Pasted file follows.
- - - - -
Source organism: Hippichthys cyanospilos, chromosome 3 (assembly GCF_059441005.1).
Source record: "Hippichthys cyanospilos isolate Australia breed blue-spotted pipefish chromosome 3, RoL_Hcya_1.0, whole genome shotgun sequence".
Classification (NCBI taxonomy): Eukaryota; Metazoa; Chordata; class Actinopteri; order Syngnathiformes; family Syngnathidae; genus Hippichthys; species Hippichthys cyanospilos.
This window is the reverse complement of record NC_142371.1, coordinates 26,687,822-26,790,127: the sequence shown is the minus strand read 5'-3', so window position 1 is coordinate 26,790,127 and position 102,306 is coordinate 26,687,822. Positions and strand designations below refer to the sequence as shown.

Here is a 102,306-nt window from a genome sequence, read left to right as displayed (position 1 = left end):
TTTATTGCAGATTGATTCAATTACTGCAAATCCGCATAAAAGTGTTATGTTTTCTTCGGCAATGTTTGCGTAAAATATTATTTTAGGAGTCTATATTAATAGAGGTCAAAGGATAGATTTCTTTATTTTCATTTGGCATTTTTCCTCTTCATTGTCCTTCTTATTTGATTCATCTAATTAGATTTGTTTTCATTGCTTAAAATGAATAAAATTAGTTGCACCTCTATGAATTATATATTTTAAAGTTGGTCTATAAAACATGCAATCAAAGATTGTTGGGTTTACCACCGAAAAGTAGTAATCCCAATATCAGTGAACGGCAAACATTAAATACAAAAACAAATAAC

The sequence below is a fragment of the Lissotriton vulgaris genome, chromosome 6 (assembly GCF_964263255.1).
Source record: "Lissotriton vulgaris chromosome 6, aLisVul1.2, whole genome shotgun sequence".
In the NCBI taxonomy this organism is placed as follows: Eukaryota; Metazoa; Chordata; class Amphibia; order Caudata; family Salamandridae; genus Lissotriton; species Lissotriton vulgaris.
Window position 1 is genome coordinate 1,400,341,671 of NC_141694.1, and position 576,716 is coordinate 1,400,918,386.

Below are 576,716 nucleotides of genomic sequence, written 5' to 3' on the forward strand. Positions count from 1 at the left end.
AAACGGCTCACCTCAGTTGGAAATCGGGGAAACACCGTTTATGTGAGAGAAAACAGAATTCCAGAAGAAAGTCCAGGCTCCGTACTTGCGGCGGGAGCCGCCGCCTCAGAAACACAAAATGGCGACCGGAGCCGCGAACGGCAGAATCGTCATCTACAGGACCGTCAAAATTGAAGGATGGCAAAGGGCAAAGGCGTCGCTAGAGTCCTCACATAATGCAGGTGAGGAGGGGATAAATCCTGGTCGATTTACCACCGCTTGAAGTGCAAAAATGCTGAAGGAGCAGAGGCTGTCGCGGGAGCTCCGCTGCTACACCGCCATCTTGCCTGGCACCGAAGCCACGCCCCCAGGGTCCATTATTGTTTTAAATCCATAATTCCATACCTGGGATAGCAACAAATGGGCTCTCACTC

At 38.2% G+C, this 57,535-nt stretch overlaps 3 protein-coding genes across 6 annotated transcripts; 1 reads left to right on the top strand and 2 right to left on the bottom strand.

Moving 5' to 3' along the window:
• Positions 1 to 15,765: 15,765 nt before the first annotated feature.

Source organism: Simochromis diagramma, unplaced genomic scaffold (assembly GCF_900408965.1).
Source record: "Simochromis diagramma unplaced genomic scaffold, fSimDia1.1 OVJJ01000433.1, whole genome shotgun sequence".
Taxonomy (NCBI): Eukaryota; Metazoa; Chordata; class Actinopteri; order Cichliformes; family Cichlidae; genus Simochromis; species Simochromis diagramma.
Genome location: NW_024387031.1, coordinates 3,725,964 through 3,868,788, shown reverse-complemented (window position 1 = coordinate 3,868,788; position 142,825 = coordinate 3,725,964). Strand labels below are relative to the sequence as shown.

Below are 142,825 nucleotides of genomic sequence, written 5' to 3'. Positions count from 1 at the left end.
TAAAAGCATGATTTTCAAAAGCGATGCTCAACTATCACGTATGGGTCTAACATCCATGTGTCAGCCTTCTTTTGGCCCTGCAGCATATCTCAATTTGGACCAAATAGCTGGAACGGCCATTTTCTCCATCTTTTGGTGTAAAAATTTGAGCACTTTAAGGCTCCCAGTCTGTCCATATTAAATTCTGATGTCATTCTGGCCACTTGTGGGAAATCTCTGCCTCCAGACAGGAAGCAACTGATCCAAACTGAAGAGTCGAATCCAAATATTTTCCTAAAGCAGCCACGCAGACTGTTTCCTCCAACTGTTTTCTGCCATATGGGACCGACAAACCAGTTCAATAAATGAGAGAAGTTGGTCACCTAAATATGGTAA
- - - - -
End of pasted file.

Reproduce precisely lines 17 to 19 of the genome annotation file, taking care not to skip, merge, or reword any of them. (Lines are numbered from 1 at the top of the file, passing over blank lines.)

Source record: "Simochromis diagramma unplaced genomic scaffold, fSimDia1.1 OVJJ01000433.1, whole genome shotgun sequence".
Taxonomy (NCBI): Eukaryota; Metazoa; Chordata; class Actinopteri; order Cichliformes; family Cichlidae; genus Simochromis; species Simochromis diagramma.
Genome location: NW_024387031.1, coordinates 3,725,964 through 3,868,788, shown reverse-complemented (window position 1 = coordinate 3,868,788; position 142,825 = coordinate 3,725,964). Strand labels below are relative to the sequence as shown.